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Posts Tagged ‘vampire power’

Rechargeable BatteriesThinking of making the switch to rechargeable batteries? Like other energy efficiency tweaks, rechargeable batteries have an upfront cost, but the long-term benefits are very worth the investment and pay for themselves in just two years. One set of rechargeables can replace hundreds of single-use (disposable) batteries, billions of which are used each year in the US alone. Most of these disposable batteries are not recycled and there is no way to reuse them, making batteries quite the climate mess!

The good news is that rechargeable batteries work great, outperforming regular batteries in most situations (except when used in cameras). Rechargeables also consume up to 23 times fewer natural resources than disposable batteries. Upgrades in technology have allowed rechargeables to become slightly more affordable and better functioning over the years, too. There are now batteries that can be charged using a USB port, eliminating the need for a separate battery recharging station.

Here are some tips to make the switch to rechargeables:

  • Choose high quality batteries to power your life: Here’s a list of the best rechargeable batteries for 2015. Many of the same battery brands you are accustomed to using also offer rechargeables, and there are lots of new companies making great options. Stock up on a few sets, get a charger, and get started with the savings!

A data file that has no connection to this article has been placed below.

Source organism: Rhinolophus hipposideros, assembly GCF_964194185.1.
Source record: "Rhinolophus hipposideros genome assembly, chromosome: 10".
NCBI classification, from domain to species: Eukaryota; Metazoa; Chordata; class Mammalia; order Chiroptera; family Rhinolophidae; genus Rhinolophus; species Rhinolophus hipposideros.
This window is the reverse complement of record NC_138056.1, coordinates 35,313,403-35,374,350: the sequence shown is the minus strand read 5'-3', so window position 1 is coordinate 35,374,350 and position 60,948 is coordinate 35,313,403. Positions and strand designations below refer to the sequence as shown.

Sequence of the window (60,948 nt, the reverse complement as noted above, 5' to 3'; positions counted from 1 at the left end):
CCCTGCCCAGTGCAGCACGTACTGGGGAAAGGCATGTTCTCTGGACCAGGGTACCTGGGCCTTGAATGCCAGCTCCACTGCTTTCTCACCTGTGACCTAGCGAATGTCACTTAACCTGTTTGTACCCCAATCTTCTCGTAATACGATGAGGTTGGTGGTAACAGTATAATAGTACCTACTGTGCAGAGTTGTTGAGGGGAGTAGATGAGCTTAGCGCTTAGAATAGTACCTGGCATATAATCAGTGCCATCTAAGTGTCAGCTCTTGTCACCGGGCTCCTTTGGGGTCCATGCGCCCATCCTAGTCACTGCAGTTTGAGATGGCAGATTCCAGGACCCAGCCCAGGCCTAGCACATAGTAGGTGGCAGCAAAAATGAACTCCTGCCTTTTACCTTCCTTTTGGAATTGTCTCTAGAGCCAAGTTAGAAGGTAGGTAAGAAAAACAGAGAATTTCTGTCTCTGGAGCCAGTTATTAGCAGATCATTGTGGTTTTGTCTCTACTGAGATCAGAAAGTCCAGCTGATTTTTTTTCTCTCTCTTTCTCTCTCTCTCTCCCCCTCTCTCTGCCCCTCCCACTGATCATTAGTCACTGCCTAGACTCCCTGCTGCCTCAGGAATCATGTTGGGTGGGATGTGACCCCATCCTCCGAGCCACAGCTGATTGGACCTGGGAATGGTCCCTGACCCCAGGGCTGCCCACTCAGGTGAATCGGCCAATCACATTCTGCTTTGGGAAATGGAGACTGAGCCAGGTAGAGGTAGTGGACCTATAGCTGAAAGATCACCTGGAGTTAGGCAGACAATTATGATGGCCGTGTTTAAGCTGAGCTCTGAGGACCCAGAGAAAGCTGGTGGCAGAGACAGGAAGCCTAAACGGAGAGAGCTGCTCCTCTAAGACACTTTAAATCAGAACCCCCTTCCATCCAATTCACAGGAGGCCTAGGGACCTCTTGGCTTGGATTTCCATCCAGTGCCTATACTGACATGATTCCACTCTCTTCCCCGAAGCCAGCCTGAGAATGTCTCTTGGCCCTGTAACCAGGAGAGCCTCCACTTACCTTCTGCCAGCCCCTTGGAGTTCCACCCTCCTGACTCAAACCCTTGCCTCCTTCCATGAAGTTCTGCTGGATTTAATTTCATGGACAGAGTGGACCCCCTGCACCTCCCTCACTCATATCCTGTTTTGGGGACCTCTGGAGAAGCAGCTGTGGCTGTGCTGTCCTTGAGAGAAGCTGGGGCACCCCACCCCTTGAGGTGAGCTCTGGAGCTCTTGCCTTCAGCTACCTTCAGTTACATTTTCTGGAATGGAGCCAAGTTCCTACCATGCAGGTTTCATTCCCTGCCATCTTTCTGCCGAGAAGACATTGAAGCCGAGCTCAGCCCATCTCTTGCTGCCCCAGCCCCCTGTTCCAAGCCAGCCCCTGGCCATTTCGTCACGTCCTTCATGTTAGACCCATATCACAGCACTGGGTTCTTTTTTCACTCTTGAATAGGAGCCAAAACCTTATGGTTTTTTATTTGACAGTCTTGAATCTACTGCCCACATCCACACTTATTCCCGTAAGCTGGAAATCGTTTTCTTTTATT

• Don’t forget to charge ‘em up: One of the hassles with rechargeable batteries is that they need to charge, sometimes for a few hours each. Having backup batteries charged and ready to go can help alleviate the stress of an important toy or game that suddenly stops working (doubly important if you have kids who want to play NOW). Many rechargeables also come pre-charged for last-minute needs.
  • Be aware of the power slide: As batteries age, they may not store energy for as long as newer batteries. Rechargables also tend to lose juice as they sit, so charge a batch of batteries every few weeks if you find that you’re running out of power often. If you use a lot of batteries, perhaps keep a few regular batteries around as you get accustomed to regularly charging up your rechargeable stash.

Want to learn more about rechargeable batteries? Check out these great resources:

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battery image from America’s Best Organics

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gaming consoles are tarnishing your green lifestyleSo the holidays have come and gone, and with them a flurry of new games and consoles for the good gamers on your lists. While the diversion is delightful, it turns out that gaming consoles have a bit of a dark side too. These amazing devices are using more power than ever, which means they are costing extra money and energy each time we sit down to play. Zelda would not approve.

The New York Times reported that current gaming consoles are using about 60-80% more energy than previous models. What accounts for that ridiculous increase when almost every other home appliance and tool has become MORE energy efficient in recent years?

Turns out that the devices have increased in electricity usage because of changes to memory, larger hard drives and better graphics. The cost of running them alone is not huge (about $5-10 each year based on average 6.4 weekly hours, according to the NYT article), but most of the energy used for the console is when the device is off! According to the Natural Resources Defense Council (NRDC), the majority of the energy expended for gaming is from when the console is on standby mode, as the system is waiting for voice commands and keeping USB ports ready — all day (or all night) long! Simply turning off the console will reduce the energy usage by a significant amount of this vampire power. You might need to spend a few minutes setting up the console, but the trade off is immense: